This Gentleman liv'd in the Reign of King Charles I. and II; and was not only of the first Rank for Wit and Gallantry, but also in Loyalty. He was Son of Sir John Denham of Horsley in Essex, Born in Ireland; his Father being, at the time of his Birth, a Judge and Lord Chief Baron of the Exchequer in that Kingdom. He was brought over from thence very Young, upon his Father's Promotion to the Exchequer in England; and in the Year 1631. he was sent to Trinity College in Oxon. He remain'd there some Years; and afterwards repairing to London he studied the Civil Law. On the breaking out of the Civil War, he got Admission to King Charles I. by the Assistance of Hugh Peters, being then employ'd on a Message from the Queen: This Negotiation he perform'd so well, that he was intrusted by the King to take care of his Letters and Correspondence at Home and Abroad, privately in London; but after a short space, Mr. Cowley's Hand being known, he was discover'd, and oblig'd to make his Escape beyond Sea, where he afterwards gave his Attendance on King Charles II. 'till the Restoration. The King oftentimes gave him Subjects to write on, for the Diversion of his melancholy Hours, wherein the Poet seldom fell short of his Master's Expectation. His Majesty made him Surveyor General of his Royal Buildings; and at his Coronation created him Knight of the Bath. He writ divers Poems and Translations; among which, Cooper's Hill is very much applauded; a Poem, which Mr. Dryden tells us, for the Majesty of the Stile, is, and ever will be, the exact Standard of good Writing. To these Poems is prefix'd one Play of this Authors, call'd,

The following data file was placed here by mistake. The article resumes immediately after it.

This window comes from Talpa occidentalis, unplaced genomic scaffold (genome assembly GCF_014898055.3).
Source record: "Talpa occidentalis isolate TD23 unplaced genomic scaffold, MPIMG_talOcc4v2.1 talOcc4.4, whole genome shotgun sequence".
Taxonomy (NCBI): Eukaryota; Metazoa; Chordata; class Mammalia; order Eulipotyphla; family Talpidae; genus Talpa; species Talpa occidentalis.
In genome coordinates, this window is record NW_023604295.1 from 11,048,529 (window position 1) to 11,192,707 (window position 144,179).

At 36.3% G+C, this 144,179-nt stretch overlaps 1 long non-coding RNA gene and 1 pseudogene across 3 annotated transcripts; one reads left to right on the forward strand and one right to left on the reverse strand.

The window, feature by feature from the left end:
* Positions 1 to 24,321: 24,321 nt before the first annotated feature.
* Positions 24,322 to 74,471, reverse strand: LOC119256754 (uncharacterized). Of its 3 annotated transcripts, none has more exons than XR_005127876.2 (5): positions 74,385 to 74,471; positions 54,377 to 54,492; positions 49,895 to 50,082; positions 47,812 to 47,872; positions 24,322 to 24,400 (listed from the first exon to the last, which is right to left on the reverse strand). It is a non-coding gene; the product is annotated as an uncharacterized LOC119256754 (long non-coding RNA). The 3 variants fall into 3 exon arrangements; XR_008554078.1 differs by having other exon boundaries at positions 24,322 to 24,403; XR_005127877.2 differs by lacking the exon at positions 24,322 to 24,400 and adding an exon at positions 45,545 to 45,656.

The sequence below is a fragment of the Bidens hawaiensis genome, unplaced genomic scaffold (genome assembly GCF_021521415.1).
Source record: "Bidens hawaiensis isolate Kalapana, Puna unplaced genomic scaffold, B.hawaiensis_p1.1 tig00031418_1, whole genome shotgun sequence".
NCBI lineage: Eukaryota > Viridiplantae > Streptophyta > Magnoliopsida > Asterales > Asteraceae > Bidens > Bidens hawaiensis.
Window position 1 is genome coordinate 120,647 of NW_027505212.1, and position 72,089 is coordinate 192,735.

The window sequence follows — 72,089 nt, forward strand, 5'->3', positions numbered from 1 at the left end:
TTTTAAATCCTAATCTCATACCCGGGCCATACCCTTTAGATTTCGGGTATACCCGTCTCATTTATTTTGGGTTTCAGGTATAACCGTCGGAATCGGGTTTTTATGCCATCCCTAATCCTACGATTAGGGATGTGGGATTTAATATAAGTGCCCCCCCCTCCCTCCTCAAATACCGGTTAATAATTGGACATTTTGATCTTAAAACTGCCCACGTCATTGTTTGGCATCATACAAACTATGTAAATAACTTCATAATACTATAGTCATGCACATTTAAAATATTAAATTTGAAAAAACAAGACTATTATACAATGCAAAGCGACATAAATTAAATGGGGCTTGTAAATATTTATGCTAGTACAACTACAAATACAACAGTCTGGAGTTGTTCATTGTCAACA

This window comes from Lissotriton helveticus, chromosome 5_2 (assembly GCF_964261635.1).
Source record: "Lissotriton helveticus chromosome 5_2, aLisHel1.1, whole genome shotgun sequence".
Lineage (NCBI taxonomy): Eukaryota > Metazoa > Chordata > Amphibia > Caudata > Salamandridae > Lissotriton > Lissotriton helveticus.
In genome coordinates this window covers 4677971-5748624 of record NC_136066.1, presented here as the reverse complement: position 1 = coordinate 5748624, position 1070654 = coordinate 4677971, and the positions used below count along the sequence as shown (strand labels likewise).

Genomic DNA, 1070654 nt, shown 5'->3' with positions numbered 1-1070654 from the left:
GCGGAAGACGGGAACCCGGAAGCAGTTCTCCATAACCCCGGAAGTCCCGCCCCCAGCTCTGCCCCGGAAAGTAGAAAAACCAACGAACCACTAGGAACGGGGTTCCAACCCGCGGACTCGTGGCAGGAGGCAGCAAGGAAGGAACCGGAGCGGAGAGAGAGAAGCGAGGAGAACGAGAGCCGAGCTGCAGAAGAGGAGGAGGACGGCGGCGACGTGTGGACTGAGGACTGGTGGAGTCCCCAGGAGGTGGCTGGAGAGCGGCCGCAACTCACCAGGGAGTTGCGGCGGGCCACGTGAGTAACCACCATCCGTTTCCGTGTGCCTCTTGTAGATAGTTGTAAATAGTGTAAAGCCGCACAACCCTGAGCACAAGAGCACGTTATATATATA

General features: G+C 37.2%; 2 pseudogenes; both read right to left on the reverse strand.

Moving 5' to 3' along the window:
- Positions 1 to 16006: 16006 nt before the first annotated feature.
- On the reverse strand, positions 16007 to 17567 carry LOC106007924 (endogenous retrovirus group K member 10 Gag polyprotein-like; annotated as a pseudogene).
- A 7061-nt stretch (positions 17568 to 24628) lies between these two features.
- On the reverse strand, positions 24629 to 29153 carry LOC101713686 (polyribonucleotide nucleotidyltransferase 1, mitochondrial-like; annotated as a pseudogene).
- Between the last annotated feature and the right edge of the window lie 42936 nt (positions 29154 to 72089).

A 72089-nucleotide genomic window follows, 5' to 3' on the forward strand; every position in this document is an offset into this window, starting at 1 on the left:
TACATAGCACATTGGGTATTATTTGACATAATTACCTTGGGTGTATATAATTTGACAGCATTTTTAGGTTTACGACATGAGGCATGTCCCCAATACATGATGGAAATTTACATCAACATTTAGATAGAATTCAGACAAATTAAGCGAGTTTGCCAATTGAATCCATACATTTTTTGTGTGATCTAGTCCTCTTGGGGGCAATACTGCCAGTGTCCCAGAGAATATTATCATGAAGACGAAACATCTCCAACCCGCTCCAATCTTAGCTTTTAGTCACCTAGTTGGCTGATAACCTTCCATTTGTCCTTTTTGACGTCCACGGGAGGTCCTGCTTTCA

The Sophy; a Tragedy, acted with great Applause, at the Theatre in Black-fryars, 1671. The Plot of this Play is the same with that of Baron's Mirza, taken from Herbert's Travels in the Life of Abbas.
He died at Whitehall, in the Year 1668. and was buried in Westminster Abbey, near the Remains of the Father of our English Poets, the great CHAUCER.